Each hour became an eternity as circling sharks picked off sailors on the outskirts of the groups. Those who were able tried to distract the fish by beating them with whatever was as hand. In a short time, the sharks were directly attacking victims as they screamed in terror and pain. Some were only mutilated. More blood in the water compounded the feeding frenzy. Witnesses became jaded with time, thankful they had been spared so far.
In the days that followed, aircraft passing high above knew nothing of the dying sailors stranded below. Not even flares attracted any attention. The heat, bright light of the sun, and inevitable ingestion of saltwater caused all the men to become physically sick. Soon waves of madness crept over some. Reality was slipping away. At one point, someone became convinced an allied submarine was passing beneath them. Several men drowned when they swam down to try and attract it's attention. On another occasion, word was passed that if one went deep enough, the water became fresh. More were lost diving to water they thought they could drink Some died in fights over life-preservers. They even thought there were Japanese among them. Some gave up hope, allowing themselves to drown.
In Port: Nothing Amiss
In the Philippines, the Surface Control Officer in the Plotting Office knew the 'Indianapolis' was coming, but not that it hadn't arrived. A recent letter from Nimitz Chief of Staff dictated that arrival reports would not be made for combatant ships. That simple letter set up a situation that precluded reports for non-arrivals also. With no specific reason to inquire, Advanced Headquarters Guam did not know the 'Indianapolis' was not in port. Days continued to pass with no concern for McVay's ship and crew.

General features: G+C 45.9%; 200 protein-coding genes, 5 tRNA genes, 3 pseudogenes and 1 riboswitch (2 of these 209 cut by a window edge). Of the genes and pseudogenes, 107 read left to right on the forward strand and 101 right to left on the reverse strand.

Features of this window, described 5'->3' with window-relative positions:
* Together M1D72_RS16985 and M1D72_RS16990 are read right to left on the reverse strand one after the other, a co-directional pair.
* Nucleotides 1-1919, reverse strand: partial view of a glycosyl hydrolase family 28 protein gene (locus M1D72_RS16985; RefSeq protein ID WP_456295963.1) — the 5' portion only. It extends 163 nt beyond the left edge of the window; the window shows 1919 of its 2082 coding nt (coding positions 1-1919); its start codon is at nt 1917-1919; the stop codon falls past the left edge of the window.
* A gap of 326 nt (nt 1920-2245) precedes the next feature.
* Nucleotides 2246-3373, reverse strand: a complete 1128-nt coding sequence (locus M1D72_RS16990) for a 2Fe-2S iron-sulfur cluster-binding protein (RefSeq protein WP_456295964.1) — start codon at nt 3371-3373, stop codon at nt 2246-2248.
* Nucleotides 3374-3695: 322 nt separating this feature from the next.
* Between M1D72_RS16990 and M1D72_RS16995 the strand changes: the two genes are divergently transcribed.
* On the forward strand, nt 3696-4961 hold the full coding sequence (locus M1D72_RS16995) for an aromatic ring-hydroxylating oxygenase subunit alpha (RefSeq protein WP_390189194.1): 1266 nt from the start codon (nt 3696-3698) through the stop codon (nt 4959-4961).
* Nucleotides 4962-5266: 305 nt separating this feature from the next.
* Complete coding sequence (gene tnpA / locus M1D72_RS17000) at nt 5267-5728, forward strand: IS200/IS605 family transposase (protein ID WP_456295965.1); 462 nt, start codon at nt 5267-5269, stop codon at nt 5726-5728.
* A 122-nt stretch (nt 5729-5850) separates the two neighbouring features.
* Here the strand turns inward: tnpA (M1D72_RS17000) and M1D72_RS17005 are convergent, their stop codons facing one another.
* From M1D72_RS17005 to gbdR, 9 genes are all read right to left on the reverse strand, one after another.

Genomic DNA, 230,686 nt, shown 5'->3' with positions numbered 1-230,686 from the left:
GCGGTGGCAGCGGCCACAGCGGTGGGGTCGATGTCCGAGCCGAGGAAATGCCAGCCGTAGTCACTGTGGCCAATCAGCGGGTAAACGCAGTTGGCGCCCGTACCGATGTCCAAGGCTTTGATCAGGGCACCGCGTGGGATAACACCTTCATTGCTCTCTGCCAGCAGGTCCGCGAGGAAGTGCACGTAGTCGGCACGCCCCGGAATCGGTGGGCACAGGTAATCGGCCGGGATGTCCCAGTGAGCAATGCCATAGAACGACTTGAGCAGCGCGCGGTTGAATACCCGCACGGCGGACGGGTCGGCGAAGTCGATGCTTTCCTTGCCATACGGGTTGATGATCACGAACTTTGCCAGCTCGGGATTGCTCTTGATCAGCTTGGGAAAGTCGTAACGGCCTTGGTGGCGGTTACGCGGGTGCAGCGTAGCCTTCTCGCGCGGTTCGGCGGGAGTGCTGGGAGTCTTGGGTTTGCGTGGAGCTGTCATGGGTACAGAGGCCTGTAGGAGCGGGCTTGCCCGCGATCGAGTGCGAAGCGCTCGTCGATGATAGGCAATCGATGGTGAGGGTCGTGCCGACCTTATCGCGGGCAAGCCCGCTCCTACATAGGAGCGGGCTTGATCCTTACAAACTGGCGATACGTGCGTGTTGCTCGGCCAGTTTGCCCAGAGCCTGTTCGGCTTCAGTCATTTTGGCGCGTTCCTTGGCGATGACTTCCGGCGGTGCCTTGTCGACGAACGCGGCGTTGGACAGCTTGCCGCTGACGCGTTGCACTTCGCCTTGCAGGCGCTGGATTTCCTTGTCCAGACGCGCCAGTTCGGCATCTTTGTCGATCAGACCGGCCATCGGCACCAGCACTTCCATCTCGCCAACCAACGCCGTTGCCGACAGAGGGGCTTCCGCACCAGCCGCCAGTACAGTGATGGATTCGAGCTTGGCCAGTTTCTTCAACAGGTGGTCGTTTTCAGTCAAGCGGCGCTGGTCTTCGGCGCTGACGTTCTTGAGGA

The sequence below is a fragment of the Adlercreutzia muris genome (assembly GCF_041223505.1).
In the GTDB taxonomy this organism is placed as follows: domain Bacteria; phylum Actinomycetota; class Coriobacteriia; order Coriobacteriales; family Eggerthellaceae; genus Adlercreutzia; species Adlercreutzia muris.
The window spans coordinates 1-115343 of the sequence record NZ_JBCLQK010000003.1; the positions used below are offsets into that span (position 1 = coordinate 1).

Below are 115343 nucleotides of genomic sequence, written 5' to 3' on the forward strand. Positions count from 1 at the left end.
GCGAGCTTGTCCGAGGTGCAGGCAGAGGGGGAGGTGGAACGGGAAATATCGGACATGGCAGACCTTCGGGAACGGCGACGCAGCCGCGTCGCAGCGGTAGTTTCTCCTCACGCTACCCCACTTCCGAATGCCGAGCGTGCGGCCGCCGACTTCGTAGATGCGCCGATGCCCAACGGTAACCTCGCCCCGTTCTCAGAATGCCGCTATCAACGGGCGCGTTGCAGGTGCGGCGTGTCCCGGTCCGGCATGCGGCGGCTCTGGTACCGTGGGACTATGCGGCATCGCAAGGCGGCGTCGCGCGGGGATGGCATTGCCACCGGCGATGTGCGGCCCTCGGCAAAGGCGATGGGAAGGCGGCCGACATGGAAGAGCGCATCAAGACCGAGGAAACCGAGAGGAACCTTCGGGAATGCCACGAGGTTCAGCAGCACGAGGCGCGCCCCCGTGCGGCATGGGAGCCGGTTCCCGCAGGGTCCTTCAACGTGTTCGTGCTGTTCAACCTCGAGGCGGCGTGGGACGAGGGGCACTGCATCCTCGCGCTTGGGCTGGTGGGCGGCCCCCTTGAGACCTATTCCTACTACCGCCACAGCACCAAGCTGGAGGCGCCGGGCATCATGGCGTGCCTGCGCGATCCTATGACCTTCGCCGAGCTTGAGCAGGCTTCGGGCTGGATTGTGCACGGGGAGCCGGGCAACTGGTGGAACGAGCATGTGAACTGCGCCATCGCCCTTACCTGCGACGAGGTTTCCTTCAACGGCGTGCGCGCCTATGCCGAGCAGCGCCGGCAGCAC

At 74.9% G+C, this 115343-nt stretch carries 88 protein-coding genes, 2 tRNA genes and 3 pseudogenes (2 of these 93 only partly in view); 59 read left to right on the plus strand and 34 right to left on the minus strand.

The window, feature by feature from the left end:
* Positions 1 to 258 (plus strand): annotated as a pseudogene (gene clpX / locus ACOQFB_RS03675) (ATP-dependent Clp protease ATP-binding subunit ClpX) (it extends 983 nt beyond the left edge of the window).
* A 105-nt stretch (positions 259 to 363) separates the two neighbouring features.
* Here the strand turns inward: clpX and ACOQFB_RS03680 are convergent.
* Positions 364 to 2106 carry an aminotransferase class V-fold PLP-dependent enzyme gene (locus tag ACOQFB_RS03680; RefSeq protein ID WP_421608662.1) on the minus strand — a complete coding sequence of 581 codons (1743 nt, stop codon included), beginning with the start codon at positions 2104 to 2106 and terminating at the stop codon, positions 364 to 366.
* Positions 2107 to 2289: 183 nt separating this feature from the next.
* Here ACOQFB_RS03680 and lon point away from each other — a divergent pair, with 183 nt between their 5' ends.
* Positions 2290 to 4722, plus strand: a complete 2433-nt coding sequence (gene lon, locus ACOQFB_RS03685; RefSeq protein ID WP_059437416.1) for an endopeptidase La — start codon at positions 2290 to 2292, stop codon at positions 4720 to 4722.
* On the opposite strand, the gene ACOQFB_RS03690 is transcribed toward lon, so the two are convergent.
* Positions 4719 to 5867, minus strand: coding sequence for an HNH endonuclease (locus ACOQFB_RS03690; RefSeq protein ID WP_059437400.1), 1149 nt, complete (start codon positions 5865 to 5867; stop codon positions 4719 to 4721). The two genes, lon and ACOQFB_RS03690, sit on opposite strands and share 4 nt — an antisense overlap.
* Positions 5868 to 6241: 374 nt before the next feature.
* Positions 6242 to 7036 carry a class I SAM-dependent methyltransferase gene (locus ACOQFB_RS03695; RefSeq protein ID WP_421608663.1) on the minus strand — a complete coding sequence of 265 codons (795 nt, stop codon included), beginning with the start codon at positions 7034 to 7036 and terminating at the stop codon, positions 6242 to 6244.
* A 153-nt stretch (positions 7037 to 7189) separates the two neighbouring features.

Rescue at Last
The crew of the 'Indianapolis' was inadvertently discovered on the fourth day by Lt. Wilbur Gwinn as he flew a routine reconnaissance patrol from Palau in his Ventura bomber. His decision to investigate an oil-slick he spotted saved those who remained alive. Descending for a closer look, he spotted sailors signaling in the waves. Radio silence was broken. Within minutes the information was passed to the Commander of the Western Carolines Sub Area and the rescue began. It was known that no enemy ships had been sunk in the region. Finally, the 'Indianapolis' was accounted for. Not all the men could be lifted from the water until the following day. The dying would continue in the interim.